Western Australia powers up 10 MW solar farm
Pull the switch, Igor!
Australia’s west is now home to what’s described as the country’s first utility-scale solar power plant.
The 10 megawatt plant, supported with AUD$20 million of Western Australian government funding, will deliver power equivalent to 3,000 homes. However, its output is committed to powering the state’s Binningup water desalination plant, according to the ABC.
The government says it will knock 20,000 tonnes of greenhouse gases off the annual national output – however, given the plant is pre-committed to a single customer, it may be more accurate to describe its output as offsetting future growth in emissions. Earlier this year, the state government decided to sling $AU300 million towards the stage-two expansion of the Binningup desal plant, which is currently operating at full capacity.
With 150,000 thin-film panels provided by First Solar, the Greenough River Solar Farm is a joint project between state-owned power utility Verve Energy and GE Energy Financial Services.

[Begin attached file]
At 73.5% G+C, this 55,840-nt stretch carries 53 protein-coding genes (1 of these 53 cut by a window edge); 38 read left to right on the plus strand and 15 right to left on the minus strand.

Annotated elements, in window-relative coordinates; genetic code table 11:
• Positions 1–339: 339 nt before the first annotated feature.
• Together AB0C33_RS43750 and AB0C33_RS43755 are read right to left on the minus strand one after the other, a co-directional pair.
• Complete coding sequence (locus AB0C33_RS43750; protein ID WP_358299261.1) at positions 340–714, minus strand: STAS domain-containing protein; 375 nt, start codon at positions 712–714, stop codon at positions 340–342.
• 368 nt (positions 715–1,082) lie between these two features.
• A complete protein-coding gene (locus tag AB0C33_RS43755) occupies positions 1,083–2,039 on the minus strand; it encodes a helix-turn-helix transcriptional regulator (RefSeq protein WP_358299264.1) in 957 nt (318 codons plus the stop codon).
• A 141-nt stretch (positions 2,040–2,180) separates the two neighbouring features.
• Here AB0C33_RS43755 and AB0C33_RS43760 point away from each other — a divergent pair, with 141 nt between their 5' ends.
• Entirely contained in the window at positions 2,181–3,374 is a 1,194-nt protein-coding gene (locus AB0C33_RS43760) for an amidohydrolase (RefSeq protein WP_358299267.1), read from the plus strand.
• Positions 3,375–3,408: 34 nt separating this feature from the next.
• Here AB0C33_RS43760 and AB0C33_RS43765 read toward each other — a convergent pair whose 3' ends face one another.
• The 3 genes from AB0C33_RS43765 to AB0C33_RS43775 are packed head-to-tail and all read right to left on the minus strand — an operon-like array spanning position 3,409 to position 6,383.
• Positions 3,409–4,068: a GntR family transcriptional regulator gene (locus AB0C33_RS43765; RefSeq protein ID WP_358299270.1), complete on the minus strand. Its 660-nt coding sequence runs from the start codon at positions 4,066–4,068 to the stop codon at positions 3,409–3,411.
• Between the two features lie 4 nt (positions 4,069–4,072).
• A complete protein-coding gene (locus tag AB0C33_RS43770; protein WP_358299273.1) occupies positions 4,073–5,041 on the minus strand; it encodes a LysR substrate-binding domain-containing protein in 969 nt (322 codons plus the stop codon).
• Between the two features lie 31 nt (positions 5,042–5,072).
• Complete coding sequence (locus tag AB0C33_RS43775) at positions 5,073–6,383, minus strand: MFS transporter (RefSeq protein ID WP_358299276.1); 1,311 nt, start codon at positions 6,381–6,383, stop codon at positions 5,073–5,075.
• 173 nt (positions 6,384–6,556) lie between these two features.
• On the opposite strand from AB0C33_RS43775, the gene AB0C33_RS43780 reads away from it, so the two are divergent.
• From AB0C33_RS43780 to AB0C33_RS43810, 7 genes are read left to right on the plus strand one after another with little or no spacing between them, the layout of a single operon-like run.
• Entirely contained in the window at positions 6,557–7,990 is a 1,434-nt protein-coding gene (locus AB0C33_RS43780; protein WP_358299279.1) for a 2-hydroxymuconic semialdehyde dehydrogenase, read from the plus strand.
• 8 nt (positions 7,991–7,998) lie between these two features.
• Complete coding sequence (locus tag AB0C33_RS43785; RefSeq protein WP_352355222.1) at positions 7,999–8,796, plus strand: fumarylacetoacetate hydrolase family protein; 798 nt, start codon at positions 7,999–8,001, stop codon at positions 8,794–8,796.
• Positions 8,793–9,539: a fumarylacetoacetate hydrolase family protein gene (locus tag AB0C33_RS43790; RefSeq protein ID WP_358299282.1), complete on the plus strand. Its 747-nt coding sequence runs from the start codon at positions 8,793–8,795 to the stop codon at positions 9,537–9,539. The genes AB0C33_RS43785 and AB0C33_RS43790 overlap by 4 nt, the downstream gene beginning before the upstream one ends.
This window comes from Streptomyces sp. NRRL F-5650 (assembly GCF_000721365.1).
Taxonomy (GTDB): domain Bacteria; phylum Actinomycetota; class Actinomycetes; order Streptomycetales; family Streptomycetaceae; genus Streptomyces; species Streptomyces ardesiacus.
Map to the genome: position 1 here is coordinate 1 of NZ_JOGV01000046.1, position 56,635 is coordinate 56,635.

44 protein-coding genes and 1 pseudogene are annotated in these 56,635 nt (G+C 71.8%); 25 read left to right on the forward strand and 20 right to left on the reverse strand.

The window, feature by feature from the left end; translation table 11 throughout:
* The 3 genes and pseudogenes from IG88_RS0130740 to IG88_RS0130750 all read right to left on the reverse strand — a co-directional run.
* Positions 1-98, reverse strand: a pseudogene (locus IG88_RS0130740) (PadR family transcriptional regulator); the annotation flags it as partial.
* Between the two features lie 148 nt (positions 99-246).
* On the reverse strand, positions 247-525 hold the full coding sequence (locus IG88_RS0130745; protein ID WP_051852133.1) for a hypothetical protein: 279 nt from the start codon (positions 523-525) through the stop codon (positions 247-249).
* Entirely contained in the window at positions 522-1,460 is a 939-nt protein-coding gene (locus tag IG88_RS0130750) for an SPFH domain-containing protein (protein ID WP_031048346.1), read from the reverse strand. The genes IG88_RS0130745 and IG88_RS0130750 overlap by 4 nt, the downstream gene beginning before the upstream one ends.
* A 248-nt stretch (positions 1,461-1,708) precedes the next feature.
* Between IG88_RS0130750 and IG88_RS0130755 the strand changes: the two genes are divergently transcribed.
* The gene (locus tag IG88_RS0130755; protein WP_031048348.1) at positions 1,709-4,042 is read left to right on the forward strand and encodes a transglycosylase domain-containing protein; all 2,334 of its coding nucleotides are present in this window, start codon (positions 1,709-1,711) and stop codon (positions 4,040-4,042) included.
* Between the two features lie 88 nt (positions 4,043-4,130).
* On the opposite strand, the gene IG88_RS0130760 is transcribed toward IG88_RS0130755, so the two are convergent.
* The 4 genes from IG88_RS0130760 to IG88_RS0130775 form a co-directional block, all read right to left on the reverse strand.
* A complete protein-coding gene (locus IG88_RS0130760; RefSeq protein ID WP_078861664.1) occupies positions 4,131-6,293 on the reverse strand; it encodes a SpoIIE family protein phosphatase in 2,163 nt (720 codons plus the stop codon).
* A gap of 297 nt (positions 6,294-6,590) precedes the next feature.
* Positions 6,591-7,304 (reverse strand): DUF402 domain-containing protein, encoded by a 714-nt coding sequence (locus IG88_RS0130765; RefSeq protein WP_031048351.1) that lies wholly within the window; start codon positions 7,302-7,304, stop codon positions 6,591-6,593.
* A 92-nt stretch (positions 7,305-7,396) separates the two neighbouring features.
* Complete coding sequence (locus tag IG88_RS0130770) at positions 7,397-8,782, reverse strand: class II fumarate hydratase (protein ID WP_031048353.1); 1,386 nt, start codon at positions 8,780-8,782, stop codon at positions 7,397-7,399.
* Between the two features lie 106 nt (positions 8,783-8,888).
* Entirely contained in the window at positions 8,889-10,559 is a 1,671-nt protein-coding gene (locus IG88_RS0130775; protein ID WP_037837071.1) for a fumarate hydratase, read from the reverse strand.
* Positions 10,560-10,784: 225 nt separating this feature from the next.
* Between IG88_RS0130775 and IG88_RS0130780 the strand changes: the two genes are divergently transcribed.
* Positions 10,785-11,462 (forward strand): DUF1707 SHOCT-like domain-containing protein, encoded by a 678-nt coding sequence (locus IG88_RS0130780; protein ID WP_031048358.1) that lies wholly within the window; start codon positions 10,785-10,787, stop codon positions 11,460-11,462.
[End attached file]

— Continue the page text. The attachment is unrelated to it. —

As demand grows, the organisations are reportedly considering expansion of the plant up to as much as 40 megawatts.
The solar farm occupies an 80-hectare site at Walkaway, 50 km south-east of Geraldton. Installation of the panels took six months, having begun in April 2012.
Geraldton, about 400 Km north of Perth, is a good location for solar power: it’s relatively remote, and according to the Bureau of Meteorology, it’s rain-free about 80 percent of the year. The remote city is also near the home of Australia’s contribution to the Square Kilometer Array, which is being constructed at Murchison, about 300 Km to the north-east (“near” is a relative term in WA).
While Australia has around 2 gigawatts of solar installed, most of this comes from the 850,000 domestic rooftop solar installations. ®
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